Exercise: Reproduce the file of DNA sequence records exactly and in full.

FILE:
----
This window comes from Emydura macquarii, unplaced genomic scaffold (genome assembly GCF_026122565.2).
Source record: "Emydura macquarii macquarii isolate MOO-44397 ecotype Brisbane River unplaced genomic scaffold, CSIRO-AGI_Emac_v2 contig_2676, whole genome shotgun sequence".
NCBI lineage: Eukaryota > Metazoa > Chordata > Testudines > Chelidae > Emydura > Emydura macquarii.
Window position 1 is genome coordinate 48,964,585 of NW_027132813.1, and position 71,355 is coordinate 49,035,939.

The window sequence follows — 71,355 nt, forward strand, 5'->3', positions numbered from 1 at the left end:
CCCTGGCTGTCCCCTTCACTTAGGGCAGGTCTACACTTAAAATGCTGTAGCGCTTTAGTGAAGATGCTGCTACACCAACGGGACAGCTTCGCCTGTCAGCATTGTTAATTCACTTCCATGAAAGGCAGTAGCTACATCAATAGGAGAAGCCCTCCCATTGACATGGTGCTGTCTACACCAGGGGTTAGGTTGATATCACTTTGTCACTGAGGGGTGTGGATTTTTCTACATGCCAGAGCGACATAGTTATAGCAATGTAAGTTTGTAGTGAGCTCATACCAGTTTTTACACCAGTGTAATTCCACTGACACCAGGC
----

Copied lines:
This window comes from Emydura macquarii, unplaced genomic scaffold (genome assembly GCF_026122565.2).
Source record: "Emydura macquarii macquarii isolate MOO-44397 ecotype Brisbane River unplaced genomic scaffold, CSIRO-AGI_Emac_v2 contig_2676, whole genome shotgun sequence".
NCBI lineage: Eukaryota > Metazoa > Chordata > Testudines > Chelidae > Emydura > Emydura macquarii.
Window position 1 is genome coordinate 48,964,585 of NW_027132813.1, and position 71,355 is coordinate 49,035,939.

The window sequence follows — 71,355 nt, forward strand, 5'->3', positions numbered from 1 at the left end:
CCCTGGCTGTCCCCTTCACTTAGGGCAGGTCTACACTTAAAATGCTGTAGCGCTTTAGTGAAGATGCTGCTACACCAACGGGACAGCTTCGCCTGTCAGCATTGTTAATTCACTTCCATGAAAGGCAGTAGCTACATCAATAGGAGAAGCCCTCCCATTGACATGGTGCTGTCTACACCAGGGGTTAGGTTGATATCACTTTGTCACTGAGGGGTGTGGATTTTTCTACATGCCAGAGCGACATAGTTATAGCAATGTAAGTTTGTAGTGAGCTCATACCAGTTTTTACACCAGTGTAATTCCACTGACACCAGGC